Georgetown begins atonement for role in slavery

Free Press wire reports | 9/9/2016, 5:41 p.m.
Georgetown University apologized for its historical links to slavery and said last week it would give an admissions edge to ...
Joe Stewart, center, listens intently as Georgetown University lays out its plans to deal with its links to slavery. His forebears were among the enslaved people the Jesuit-run university sold in 1838 to pay off debts. Joshua Roberts/Reuters


Georgetown University apologized for its historical links to slavery and said last week it would give an admissions edge to descendants of slaves whose sale in the 19th century helped pay off the school’s debts.

The Washington-based university, founded by the Roman Catholic Jesuit order in 1789, will create an institute to study the history of slavery at the school. It also will rename two buildings that honored university presidents who oversaw the 1838 sale of 272 enslaved people who had worked on church-affiliated plantations in Maryland.

Dr. Degioia

Dr. Degioia

“This original evil that shaped the early years of the republic was present here,” Georgetown President John DeGioia told an audience Sept. 1 that included descendants of the enslaved.

The university will hold a Mass of reconciliation “in which we will seek forgiveness for our participation in the institution of slavery, specifically for the sale of 272 children, women and men who we should regard as members of our community.”

The 1838 sale of people brought $115,000, or roughly $3.3 million in today’s dollars, to pay off debts. The 272 enslaved were sent from Jesuit plantations in Maryland to Louisiana, “where they labored under dreadful conditions,” and families were broken up, according to a 104-page report Dr. DeGioia received from a working group he convened a year ago.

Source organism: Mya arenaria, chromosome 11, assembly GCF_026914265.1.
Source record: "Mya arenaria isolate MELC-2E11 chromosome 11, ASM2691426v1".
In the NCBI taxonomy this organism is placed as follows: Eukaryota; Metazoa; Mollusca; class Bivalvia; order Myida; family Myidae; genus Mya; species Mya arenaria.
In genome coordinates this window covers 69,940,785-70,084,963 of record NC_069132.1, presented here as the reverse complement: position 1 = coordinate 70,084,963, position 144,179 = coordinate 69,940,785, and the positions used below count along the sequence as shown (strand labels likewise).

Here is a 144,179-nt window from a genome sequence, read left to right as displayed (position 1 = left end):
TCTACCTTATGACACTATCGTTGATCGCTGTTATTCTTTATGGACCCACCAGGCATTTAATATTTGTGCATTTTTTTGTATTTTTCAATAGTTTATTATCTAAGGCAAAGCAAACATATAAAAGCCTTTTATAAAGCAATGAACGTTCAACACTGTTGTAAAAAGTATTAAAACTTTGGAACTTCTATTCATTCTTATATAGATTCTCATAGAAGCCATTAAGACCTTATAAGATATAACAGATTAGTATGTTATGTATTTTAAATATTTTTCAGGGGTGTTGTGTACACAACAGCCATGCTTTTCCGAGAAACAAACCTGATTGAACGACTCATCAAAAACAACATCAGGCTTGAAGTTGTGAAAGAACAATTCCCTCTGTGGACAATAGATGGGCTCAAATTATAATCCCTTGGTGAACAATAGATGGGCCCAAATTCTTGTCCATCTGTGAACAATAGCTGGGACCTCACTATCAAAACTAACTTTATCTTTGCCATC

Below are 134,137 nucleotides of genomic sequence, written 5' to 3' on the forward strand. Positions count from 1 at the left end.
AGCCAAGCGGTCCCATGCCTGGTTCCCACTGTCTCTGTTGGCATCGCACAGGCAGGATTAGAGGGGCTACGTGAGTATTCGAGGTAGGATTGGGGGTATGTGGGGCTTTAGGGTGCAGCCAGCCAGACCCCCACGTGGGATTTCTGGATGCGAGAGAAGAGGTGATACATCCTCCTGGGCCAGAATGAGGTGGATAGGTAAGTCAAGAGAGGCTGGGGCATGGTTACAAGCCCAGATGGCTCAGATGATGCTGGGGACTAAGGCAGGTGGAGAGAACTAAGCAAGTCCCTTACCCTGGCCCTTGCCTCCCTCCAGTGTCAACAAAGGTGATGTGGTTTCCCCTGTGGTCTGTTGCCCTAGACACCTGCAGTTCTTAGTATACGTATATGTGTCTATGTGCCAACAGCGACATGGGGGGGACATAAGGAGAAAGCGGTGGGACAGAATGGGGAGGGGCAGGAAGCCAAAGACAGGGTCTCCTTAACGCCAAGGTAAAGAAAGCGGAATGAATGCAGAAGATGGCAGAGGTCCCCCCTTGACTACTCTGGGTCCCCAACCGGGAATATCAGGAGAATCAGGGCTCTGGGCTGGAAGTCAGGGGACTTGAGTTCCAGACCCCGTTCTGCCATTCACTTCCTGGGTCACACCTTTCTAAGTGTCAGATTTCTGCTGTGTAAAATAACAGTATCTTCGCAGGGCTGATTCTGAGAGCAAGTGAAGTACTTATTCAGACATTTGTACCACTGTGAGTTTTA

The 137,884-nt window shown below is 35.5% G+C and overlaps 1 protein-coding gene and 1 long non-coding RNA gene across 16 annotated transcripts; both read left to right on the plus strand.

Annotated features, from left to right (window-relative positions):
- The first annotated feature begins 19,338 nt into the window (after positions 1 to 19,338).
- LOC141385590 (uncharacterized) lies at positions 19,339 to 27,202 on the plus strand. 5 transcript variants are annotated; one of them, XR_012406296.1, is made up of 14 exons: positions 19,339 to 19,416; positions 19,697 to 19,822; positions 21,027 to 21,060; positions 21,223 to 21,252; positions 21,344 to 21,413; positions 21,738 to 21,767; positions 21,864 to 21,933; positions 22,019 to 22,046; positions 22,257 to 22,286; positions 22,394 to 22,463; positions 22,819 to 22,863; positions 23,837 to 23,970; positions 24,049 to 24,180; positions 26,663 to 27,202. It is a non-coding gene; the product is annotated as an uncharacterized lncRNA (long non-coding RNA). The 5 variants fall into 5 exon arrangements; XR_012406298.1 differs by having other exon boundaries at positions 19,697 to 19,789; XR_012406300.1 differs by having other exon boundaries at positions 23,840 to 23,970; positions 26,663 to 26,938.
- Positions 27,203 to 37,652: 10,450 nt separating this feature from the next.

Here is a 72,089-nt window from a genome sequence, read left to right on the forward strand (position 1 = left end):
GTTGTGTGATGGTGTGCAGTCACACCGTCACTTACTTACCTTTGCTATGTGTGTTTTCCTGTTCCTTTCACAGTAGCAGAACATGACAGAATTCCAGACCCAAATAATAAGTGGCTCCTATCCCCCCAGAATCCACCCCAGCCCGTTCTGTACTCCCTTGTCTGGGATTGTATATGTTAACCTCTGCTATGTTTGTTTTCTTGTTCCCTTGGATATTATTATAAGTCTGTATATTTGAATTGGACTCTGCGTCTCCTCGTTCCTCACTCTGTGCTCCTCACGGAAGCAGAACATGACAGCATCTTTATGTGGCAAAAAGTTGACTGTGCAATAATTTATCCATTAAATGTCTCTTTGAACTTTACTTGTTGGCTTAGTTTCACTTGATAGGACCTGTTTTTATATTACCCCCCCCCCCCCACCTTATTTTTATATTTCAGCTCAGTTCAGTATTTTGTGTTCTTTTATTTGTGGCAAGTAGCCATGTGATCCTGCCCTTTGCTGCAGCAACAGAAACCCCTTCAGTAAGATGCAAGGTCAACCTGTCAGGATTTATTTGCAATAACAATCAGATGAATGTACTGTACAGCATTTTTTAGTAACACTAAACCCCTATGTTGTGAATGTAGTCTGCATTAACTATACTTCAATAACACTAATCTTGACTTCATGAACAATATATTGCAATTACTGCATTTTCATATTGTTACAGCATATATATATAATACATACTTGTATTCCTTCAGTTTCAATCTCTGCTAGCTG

The steps, as outlined in the report’s recommendations, go further than those taken by other universities that are confronting their past association with slavery, including Harvard, Brown, Princeton and the University of North Carolina.

But some criticized as inadequate the decision to give the descendants of the enslaved the same admissions preference as the children of faculty, staff and alumni.

“We remain hopeful that we can forge a relationship with Georgetown that will lead to ‘real’ atonement,” Karran Harper Royal, an organizer of a group of descendants, stated in an email.

She added that the school should have offered scholarships to the enslaved people’s descendants and included them on the panel that made the recommendations.

Ms. Royal was among a group of descendants who said they have been left out of the process and “rushed” to the event after not receiving invitations. They rose from their seats and joined President DeGioia at the front of the university’s historic Gaston Hall last week.

Polite but firm, Joe Stewart said he objected to an earlier comment by the Rev. David Collins, chairperson of the university’s working group on the issue, that the faces of the slaves were invisible and would have to be imagined.

“One of the working group said what was missing from this scenario was the faces of the slaves,” Mr. Stewart said. “Here are the faces. These are the faces. Here are the direct descendants of the 272.”

Standing alongside him, Ms. Royal then read a joint declaration on behalf of more than 300 descendants, who are located in Louisiana, Maryland and elsewhere.

Mr. Stewart thanked Dr. DeGioia and his team for their efforts. But he continued: “Our attitude is that all of this evolved from the pain and suffering of the 272 people we talked about and we are those faces and our attitude is: Nothing about us without us.